Gertrude Contemporary. Melbourne, Victoria.
Exhibition Dates: 6 April – 18 May
Gertrude Contemporary is pleased to announce the openings of two new solo exhibitions by Brisbane-based Dale Harding (Bidjara, Ghungalu and Garingbal Peoples, Central Queensland) and Sydney-based Jamie North. Continuing Gertrude’s commitment to supporting artist-driven projects by dynamic creative practitioners, Harding’s The Golden Mile and North’s Slag Studies have been programmed alongside one another to reflect upon ideas of entropy, the potential for rejuvenation, and the embodiment of histories contained within materials and gestures. Both projects draw directly upon the landscape and the complex histories of connections to it, with Harding’s work connecting to and continuing his ancestors’ embedded relationship to country, acknowledging extended periods of living in relative peace ruptured by the trauma of colonialisation. North’s new body of work takes cue from the continuing extraction of natural resources from this land, with reference to historical modes of industrialisation, and in particular the by-products produced through processes of refinement. Together these two new projects present a particular kind of interpretation of landscape, each devoid of human representation, yet encoding the connection between people and place within them.
Dale Harding: The Golden Mile The Golden Mile is Dale Harding’s first solo exhibition in Melbourne, and expands upon a central mode of practice developed over recent years by the artist, working with members of family and connecting to and embedding an ancestral lineage in his storytelling. Working within a reductionist palette of natural yellow ochre using dry pigments mixed with natural binders, Harding and familial collaborators have worked on a series of canvases in Brisbane where the artist is based. In this form the works have been transported to Melbourne and sequentially installed upon the gallery walls. Thereafter, all discernible images are obliterated, culminating in the eradication of the works utilising the white paint of the gallery. Through this, the paintings remain merely as a trace of the performative enactment of their erasure, as if to be residual rectangular stencils of an act unseen. Repositioned in the gallery as now whitewashed paintings, these erased works remain as echoes of an act that is not one of violence or censor, but rather, a respectful acknowledgement of the artist presenting work in a place, on country, that he does not have direct connection to.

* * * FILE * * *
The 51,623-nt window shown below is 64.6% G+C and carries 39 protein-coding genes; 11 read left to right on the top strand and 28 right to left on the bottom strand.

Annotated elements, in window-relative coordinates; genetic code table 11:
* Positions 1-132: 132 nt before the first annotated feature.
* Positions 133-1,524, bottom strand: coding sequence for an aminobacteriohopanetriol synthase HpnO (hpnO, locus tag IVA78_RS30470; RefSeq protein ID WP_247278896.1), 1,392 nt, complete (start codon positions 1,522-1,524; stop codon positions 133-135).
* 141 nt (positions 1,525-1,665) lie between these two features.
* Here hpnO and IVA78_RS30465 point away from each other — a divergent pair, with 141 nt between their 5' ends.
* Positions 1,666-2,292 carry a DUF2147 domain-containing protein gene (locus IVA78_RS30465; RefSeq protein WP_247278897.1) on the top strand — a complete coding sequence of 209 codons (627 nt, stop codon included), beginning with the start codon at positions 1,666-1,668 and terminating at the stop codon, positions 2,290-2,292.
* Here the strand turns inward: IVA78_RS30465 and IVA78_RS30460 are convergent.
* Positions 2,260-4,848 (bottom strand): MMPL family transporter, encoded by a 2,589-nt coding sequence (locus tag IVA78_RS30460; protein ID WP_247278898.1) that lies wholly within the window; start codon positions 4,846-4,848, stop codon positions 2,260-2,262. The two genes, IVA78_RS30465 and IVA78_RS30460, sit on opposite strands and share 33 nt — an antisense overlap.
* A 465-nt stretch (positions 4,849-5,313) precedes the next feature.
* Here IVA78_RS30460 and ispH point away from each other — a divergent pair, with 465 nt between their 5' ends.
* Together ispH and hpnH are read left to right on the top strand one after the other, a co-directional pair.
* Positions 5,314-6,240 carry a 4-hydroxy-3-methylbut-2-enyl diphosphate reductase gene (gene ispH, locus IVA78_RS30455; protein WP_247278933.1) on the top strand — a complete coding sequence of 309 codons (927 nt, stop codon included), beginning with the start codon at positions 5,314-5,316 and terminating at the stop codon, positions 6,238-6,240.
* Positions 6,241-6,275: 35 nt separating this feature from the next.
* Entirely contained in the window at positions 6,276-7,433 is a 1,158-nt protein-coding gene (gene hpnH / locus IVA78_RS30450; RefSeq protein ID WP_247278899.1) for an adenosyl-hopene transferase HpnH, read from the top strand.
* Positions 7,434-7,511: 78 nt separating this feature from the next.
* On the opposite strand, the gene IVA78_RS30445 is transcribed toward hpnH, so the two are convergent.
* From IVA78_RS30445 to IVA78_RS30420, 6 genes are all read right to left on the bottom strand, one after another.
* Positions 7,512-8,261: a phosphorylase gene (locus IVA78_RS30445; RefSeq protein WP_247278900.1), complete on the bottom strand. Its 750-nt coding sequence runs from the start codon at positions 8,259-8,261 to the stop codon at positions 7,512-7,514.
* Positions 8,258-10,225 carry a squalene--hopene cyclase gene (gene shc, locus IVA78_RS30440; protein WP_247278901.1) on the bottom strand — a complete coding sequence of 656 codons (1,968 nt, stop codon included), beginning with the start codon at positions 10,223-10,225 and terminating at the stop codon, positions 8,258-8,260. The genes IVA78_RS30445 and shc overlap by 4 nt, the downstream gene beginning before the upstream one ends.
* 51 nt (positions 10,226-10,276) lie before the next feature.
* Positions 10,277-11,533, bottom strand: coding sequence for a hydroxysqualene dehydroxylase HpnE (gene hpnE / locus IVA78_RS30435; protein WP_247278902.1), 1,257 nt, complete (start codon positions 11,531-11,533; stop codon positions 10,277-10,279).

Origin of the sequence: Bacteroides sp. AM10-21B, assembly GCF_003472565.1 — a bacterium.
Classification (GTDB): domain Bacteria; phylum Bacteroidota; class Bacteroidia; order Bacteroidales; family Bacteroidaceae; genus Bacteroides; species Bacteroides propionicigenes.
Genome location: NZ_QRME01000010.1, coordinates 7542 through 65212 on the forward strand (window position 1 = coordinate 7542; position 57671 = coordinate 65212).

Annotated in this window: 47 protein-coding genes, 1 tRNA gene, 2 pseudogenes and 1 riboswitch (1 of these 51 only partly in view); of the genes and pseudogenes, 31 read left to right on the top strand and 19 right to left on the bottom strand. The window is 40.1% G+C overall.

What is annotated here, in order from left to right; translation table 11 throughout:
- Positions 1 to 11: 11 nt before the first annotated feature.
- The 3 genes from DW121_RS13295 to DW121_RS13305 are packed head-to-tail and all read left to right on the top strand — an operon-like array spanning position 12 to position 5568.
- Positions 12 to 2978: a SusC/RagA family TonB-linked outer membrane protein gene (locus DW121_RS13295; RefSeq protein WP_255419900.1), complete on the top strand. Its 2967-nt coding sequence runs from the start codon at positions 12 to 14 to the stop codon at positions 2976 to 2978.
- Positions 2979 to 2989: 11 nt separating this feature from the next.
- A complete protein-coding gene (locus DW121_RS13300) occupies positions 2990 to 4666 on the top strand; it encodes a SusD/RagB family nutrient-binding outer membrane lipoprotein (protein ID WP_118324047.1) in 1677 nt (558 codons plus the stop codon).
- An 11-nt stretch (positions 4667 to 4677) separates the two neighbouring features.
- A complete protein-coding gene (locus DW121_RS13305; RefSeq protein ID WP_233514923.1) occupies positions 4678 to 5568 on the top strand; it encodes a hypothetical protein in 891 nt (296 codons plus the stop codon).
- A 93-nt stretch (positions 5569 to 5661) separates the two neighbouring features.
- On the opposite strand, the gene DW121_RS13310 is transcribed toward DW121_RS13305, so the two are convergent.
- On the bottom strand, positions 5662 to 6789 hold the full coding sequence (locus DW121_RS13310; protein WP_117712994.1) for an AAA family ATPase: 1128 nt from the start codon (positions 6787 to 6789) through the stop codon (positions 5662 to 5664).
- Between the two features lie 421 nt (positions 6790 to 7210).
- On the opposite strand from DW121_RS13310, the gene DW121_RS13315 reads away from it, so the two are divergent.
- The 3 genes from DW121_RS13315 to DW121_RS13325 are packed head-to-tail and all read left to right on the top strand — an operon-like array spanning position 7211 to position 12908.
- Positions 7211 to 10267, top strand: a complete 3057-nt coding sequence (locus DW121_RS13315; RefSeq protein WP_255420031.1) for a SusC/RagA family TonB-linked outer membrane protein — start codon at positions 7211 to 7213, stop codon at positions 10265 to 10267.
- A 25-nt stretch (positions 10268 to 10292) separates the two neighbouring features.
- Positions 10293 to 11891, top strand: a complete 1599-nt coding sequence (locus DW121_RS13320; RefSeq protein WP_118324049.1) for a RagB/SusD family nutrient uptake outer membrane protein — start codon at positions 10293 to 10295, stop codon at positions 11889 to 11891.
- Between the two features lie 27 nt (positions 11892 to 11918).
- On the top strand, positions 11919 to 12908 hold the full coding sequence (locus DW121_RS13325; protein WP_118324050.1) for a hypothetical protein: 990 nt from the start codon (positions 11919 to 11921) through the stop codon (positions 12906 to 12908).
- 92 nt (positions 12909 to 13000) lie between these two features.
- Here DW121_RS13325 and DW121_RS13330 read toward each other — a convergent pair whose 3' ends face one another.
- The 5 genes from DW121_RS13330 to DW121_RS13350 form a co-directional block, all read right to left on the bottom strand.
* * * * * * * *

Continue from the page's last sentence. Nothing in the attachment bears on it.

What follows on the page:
Jamie North: Slag Studies Working with arcane methods of mineral and resource extraction, Jamie North has gained critical attention for his ruinous appearing sculptures made from hand-produced concrete. Treating a traditionally mass-produced process with artisanal care, North creates formal structures that appear to have been weathered and deteriorated by the elements, while fostering and supporting emerging plant-life. Slag Studies begins to unpack the modes of production for which the artist is renowned. In a suite of photographic works, North depicts the industrial process of extracting iron, rendered moodily dark and foreboding, with machinery moving to tip molten slag into a churned landscape. In each, the slag pot appears as a fierce and luminous embodiment of energy, not dissimilar to the sun. This circular motif echoes throughout the sculptural works through the coring of slag rocks resulting in cylindrical tunnels. Some of these are filled with water, while in others lithophytes nestle in the cavities, bringing the carboniferous process full cycle. Each sculpture alludes to the various studio processes the artist employs in the making of his sculptural work, with the slag that has been used primarily as a material component in previous works essentialised and taking centre stage.
1. Dale Harding, As I Remember it, 2018. Courtesy of the artist and Milani Gallery, Brisbane
2. Jamie North, The Tipping (Dearborn/Skull Disc), 2019. Courtesy of the artist and Sarah Cottier Gallery, Sydney.
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